In Antigua Manroe had been arrested and imprisoned under one of his aliases for running drugs between Jamaica and Antigua. He had been in jail for two months before Muhammad first arrived on the island nation. Early on Muhammad visited Manroe in jail. Antigua authorities are attempting to trace the connection but are hampered by the numerous aliases both Manroe and Muhammad used.
The false document scandal has generated a firestorm in Antigua. The opposition political party is demanding an independent investigation of the bogus passports they say have been issued to Chinese and Russians transiting the country. About 5,000 passports a year are issued in Antigua.
The scandal has also lead to a combined effort of countries in the Caribbean, including Antigua and Jamaica, to set up procedures to screen deportees from the U.S. Antiguan authorities were notified by the INS that about 12,000 Jamaicans would be deported from the U.S. by the end of this year.
However, most scandalous of all is the ease with which Muhammad has escaped prosecution and managed to avoid a “rap sheet” on the FBI’s national database. In this writer’s previous article we mentioned several instances where prosecution seemed warranted. In one case Muhammad simply “walked away” from an Antigua police station after being held for two days and disappeared into his welter of aliases.
In another he was apprehended in Florida bringing in two aliens with false I.D. but was released without charges. His shoplifting charge in Tacoma on which he skipped bail and an arrest warrant was issued is not in the database. Neither was the restraining order his ex-wife obtained against him.
New documents and reports disclose several other arrests that did not appear on his record. Again in Florida Muhammad was arrested when caught with false I.D. Immigration authorities say they referred it to the U.S. Attorney who refused to prosecute. The U.S. Attorney’s office “denies it has any record” of the incident. (That’s not the same thing as saying it didn’t happen. Records can be shredded.)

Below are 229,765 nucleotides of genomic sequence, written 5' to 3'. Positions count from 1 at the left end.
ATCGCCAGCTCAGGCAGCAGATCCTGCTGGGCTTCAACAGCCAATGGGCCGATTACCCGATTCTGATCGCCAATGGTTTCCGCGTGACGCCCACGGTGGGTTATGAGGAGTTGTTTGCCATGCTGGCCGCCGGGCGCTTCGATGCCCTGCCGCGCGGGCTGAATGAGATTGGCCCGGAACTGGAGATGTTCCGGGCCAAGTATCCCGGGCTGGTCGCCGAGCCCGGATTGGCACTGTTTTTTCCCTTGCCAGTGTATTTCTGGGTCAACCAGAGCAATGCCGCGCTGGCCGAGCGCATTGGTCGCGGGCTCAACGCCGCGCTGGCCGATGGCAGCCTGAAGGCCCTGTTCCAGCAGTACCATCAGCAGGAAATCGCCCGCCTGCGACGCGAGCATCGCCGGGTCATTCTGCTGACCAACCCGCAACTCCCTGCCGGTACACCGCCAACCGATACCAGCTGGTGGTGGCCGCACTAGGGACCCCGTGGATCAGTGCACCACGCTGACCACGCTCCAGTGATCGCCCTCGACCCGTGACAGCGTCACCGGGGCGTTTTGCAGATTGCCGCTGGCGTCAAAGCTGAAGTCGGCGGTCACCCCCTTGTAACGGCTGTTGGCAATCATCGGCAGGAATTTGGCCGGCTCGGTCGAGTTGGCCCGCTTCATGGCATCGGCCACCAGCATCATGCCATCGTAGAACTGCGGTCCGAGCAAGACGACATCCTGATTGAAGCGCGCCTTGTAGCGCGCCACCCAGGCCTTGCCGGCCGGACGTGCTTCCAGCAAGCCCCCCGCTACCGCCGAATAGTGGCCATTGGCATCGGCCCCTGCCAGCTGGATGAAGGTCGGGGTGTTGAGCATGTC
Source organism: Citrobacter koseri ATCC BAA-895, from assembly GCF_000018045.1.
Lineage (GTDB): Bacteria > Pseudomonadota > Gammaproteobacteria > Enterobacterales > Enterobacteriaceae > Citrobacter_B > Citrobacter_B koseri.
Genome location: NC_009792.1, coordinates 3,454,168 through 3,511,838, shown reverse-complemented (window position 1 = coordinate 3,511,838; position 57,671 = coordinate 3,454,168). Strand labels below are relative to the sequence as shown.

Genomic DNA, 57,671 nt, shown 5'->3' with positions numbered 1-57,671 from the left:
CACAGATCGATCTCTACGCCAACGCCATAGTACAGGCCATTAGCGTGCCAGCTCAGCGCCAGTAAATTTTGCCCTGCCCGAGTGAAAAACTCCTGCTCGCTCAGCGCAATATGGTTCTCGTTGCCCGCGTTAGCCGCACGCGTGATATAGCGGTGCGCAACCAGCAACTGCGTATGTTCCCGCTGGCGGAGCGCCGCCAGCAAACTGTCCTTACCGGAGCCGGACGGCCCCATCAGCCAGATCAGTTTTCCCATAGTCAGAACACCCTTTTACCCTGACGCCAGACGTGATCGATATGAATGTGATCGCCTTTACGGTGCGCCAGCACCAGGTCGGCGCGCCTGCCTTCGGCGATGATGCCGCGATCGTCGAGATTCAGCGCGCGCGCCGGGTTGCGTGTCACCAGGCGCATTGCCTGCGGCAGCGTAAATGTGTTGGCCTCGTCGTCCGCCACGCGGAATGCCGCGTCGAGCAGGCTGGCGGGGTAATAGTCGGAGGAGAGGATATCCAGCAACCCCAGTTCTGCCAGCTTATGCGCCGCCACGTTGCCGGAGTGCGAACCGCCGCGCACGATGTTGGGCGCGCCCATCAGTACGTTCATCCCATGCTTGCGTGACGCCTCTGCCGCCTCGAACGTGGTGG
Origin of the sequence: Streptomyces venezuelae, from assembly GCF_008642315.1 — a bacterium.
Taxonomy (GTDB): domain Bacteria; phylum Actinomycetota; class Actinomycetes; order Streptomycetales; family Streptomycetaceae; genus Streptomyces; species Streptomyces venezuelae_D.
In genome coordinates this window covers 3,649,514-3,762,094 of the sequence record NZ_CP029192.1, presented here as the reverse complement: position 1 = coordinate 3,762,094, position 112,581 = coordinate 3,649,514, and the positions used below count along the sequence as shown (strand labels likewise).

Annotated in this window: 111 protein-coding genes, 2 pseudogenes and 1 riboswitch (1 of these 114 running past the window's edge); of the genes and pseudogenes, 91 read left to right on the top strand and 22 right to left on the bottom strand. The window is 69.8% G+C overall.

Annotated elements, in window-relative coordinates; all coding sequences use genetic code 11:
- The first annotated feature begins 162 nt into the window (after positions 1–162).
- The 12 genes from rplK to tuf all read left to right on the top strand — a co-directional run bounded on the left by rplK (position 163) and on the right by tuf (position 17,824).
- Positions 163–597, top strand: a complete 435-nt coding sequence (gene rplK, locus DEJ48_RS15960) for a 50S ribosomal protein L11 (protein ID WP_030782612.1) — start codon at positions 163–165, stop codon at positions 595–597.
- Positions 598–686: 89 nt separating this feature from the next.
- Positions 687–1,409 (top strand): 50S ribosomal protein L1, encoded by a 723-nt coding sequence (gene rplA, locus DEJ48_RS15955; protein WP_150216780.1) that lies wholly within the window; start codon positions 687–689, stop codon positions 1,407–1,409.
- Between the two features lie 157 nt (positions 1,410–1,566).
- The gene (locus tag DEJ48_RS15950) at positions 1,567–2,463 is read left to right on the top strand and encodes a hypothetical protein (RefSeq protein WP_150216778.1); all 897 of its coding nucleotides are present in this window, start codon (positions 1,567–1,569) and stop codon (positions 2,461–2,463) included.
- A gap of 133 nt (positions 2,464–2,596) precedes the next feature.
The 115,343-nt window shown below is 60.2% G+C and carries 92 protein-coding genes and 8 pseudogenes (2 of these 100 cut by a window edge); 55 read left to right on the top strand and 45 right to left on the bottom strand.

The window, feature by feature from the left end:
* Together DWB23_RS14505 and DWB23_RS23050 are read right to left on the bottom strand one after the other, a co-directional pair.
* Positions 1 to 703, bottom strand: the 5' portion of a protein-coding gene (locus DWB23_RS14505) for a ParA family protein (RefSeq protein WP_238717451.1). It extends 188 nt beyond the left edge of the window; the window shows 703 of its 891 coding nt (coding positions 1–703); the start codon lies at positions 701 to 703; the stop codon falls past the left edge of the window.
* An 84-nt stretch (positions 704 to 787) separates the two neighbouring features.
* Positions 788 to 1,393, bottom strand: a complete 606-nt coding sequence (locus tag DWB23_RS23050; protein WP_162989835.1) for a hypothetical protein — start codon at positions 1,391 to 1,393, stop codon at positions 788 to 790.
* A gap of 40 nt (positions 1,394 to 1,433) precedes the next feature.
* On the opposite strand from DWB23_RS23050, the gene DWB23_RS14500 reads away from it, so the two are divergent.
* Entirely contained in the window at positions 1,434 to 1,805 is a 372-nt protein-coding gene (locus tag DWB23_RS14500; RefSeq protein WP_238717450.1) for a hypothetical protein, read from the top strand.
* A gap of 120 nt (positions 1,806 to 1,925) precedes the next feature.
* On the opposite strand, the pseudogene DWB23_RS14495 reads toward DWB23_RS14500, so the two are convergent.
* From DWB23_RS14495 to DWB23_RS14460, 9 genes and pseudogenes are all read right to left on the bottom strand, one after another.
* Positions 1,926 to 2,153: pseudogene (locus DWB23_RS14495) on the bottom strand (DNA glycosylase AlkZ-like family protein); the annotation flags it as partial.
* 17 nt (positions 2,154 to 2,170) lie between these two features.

Muhammad was also arrested twice in Tacoma for driving on a suspended license. There was no prosecution and the arrests were not to be found on the database.
The conclusion is inescapable that Muhammad was being protected by the government for some reason. Was he undercover tasked with infiltrating forgery and narcotics distribution rings or was he the real thing?
The most surreal aspect of the whole case is the shootings, the dialogue between the task force and (supposedly) the snipers, and the denouement at their capture. Despite Malvo’s alleged confession, the only real evidence against the two is the ballistics from the rifle that was recovered from the Chevrolet Caprice, or was it?
Except in “terrorism” cases, investigators are required to submit an inventory of items seized pursuant to a search warrant promptly. We were all treated to several hours of watching investigators mill around the car, supposedly waiting for a search warrant to be approved. It was said they were erring on the side of caution to make sure all the legal technicalities were observed. The Caprice was eventually put in an enclosed truck and taken to the ATF laboratory in Rockville, Maryland
When the inventory was submitted on October 29th by an FBI agent and an ATF agent it listed a number of items found “in and around the Caprice.” The second item listed was the Bushmaster rifle. Immediately below it was the following footnote.
“Because of certain limitations associated with the scope of the warrant not all of the above items were seized, even if observed. Additional warrants are being secured to permit search and seizure of additional items…”
The footnote certainly could not have legitimately referred to the rifle. Both the warrant issued in Seattle on the 23rd and the one obtained on the 24th pertained specifically to weapons along with any other collateral materials pertinent to the investigation. The footnote is a mystery since there is no indication that any additional warrants were requested or obtained.
Early media reports that quoted police as saying no weapons were found in the Caprice coupled with the strange footnote, might lead one to believe the weapon did not make its appearance until after the arrests.
Another weird aspect of the inventory was the notation that (found) “On the hood of the Caprice, a wallet containing drivers licenses in several different names – but all bearing Muhammad’s photograph.” Does this sound like a fugitive on the run or even a rational person leaving his wallet on the hood while he takes a nap?
Maybe those people have something that believe Muhammad and Malvo were under mind control and the phrase uttered by Chief Moose about trapped like a duck in a noose was a trigger to let themselves be captured. What do you think?
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The author is a freelance writer based in Romulus, Michigan. He is a former newspaper editor and investigative reporter, a retired customs administrator and accountant, and a student of history and the U.S. Constitution.